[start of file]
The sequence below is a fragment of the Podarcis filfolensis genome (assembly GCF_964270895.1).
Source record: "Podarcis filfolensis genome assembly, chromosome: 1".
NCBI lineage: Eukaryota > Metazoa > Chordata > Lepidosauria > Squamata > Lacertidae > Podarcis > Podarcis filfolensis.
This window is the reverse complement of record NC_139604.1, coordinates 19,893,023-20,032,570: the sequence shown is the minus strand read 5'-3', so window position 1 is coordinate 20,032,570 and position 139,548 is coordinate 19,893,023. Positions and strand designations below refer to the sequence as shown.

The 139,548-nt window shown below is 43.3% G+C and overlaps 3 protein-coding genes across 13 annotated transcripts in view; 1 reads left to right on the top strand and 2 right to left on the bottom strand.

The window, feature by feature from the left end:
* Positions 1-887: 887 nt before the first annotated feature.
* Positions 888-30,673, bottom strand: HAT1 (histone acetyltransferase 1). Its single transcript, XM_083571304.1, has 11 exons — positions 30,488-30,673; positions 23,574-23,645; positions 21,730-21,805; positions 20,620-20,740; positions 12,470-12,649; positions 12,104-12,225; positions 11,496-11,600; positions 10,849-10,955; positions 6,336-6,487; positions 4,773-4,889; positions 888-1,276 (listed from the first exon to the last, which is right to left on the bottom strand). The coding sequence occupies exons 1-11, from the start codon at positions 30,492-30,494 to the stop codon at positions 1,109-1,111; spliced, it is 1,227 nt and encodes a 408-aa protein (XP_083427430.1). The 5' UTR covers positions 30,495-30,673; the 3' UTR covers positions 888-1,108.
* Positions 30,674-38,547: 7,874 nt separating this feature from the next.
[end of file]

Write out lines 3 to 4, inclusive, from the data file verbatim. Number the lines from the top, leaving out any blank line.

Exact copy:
NCBI lineage: Eukaryota > Metazoa > Chordata > Lepidosauria > Squamata > Lacertidae > Podarcis > Podarcis filfolensis.
This window is the reverse complement of record NC_139604.1, coordinates 19,893,023-20,032,570: the sequence shown is the minus strand read 5'-3', so window position 1 is coordinate 20,032,570 and position 139,548 is coordinate 19,893,023. Positions and strand designations below refer to the sequence as shown.